Nuit Blanche Edmonton lit up the city last weekend, marking the first in (hopefully) a long line of artistic events to take over the downtown core. Featuring over 30 exhibits, including some from Yoko Ono as well as local artists, the festival brought a charge of artistic energy into the city. The staggering amount of contemporary art that flooded the streets was almost intruding, considering that downtown has often been viewed as a bleak, lacklustre locale. That being said, once I adjusted, it was a welcoming change of pace. The event lasted till 4 a.m., and it was both bizarre and exiting to see downtown Edmonton so full of vigor into the night.
The main attraction of the event was Yoko Ono’s “Wish Trees,” which were part of her continuous Imagine Peace installation. The trees occupied almost all of Churchill Square and were decorated top to bottom with pieces of paper that sported wishes from the Edmonton public. The intention of this installation is that eventually all of these wishes would be placed at the base of a tower in Iceland that shoots beams of light into the sky. No, I’m not making that up. Yoko just does things like that. This installation was, without a doubt, the most popular, with long lines of people eagerly waiting to receive their parchment. [pullquote] The wishes on the trees were a mix of inspiring, simple and kind of tragic. [/pullquote] A few stuck out, such as one that read, “I wish Brandon would love me more” and another that read, “I wish for world peace, and a pony.” Regardless of the mixed desires of Edmontonians, the installation did what I’m assuming good art should do — inspire emotion.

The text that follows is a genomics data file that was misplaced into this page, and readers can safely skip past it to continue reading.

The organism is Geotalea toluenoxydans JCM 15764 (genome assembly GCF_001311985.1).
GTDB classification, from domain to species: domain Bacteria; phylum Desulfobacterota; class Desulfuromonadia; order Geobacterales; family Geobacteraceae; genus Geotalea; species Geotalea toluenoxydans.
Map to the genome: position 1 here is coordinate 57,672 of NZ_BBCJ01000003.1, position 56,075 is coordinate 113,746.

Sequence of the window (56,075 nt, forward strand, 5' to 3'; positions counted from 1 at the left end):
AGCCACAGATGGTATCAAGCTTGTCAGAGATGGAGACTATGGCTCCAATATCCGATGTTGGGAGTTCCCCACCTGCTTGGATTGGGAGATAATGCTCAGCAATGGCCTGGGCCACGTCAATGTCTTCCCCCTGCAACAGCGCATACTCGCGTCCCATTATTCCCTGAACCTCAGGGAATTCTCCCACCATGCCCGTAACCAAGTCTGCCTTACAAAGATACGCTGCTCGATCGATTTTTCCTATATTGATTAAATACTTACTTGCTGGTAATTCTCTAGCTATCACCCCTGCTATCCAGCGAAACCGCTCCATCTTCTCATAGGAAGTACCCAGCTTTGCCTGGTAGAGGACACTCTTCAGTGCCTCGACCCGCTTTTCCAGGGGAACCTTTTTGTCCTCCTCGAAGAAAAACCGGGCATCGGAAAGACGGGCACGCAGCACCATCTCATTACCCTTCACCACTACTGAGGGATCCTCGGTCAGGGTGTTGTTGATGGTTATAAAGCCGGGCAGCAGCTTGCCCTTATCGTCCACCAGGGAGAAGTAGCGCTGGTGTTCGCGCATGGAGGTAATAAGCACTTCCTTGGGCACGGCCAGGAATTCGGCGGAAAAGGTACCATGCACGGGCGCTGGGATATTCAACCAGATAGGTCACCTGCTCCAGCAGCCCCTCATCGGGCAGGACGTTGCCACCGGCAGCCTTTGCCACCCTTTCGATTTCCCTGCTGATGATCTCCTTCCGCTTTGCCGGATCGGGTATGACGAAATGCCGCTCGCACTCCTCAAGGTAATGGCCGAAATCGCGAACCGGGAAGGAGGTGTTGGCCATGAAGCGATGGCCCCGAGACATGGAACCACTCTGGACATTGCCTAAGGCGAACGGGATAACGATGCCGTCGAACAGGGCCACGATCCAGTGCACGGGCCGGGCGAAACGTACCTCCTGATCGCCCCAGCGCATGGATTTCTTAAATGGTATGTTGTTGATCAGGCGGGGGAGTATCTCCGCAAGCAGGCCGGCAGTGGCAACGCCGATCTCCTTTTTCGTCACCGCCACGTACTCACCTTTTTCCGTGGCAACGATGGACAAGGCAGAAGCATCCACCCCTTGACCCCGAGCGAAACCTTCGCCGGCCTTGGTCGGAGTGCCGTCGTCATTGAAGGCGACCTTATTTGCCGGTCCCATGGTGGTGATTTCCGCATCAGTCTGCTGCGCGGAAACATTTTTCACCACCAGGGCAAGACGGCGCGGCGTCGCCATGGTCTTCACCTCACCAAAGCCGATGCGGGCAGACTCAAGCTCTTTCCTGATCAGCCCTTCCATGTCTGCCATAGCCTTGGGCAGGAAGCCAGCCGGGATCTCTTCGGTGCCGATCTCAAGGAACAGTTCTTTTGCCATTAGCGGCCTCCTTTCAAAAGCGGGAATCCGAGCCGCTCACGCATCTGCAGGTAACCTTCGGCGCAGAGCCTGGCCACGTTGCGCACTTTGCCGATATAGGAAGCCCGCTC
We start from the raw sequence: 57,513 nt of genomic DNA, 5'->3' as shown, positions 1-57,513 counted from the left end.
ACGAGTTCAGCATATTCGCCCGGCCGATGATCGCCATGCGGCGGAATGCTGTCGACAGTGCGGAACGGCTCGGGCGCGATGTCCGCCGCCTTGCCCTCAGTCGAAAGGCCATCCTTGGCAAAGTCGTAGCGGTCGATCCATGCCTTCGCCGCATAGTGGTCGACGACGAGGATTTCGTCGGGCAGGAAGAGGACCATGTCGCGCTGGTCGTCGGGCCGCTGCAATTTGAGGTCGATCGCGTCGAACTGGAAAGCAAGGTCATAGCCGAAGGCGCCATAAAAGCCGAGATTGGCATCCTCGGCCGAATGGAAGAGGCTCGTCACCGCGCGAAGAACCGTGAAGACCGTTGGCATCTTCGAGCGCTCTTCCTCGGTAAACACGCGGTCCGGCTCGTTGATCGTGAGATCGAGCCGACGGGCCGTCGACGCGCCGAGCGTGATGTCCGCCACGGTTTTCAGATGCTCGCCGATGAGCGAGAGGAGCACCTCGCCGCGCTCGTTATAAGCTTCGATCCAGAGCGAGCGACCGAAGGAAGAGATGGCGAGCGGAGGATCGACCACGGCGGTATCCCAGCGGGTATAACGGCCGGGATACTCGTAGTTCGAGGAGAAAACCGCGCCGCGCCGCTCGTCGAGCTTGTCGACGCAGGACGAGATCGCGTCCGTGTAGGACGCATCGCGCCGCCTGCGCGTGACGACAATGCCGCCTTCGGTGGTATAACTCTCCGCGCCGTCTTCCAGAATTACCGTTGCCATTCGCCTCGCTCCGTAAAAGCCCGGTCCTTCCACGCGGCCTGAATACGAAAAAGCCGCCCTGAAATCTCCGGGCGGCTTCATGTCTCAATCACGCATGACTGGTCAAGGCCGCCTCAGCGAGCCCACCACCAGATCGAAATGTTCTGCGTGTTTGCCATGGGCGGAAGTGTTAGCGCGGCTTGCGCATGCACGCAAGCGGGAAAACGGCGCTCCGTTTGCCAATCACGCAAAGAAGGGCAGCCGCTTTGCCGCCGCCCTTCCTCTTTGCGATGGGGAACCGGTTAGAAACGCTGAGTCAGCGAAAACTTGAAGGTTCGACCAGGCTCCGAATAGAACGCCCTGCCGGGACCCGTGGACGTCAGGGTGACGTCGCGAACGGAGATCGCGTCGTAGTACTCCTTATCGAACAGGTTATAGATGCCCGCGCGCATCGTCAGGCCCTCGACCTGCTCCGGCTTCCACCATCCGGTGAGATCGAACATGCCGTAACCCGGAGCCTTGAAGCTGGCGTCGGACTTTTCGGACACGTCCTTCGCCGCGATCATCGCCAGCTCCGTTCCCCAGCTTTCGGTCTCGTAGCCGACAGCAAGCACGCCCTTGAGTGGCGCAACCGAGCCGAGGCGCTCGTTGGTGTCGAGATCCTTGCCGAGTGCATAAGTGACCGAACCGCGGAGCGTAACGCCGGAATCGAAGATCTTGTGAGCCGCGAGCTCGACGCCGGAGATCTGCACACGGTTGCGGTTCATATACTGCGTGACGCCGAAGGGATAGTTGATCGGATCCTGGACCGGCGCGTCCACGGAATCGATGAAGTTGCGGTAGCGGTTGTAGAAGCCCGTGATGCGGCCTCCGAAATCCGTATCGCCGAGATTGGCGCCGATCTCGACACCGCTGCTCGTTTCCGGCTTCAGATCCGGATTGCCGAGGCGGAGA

Of course, the event wasn’t just wish-fulfilling vegetation. Numerous artistic installations were scattered all over downtown, some of which were more interactive than others. I specifically remember turning down an alley by Rice Howard Way and seeing what appeared to be a makeshift white cage surrounded by tattered white paper covered in paint. This mosaic was not left unattended. About a dozen people, all acting like children, were in white painters’ overalls and covered head to toe in splattered paint. They roam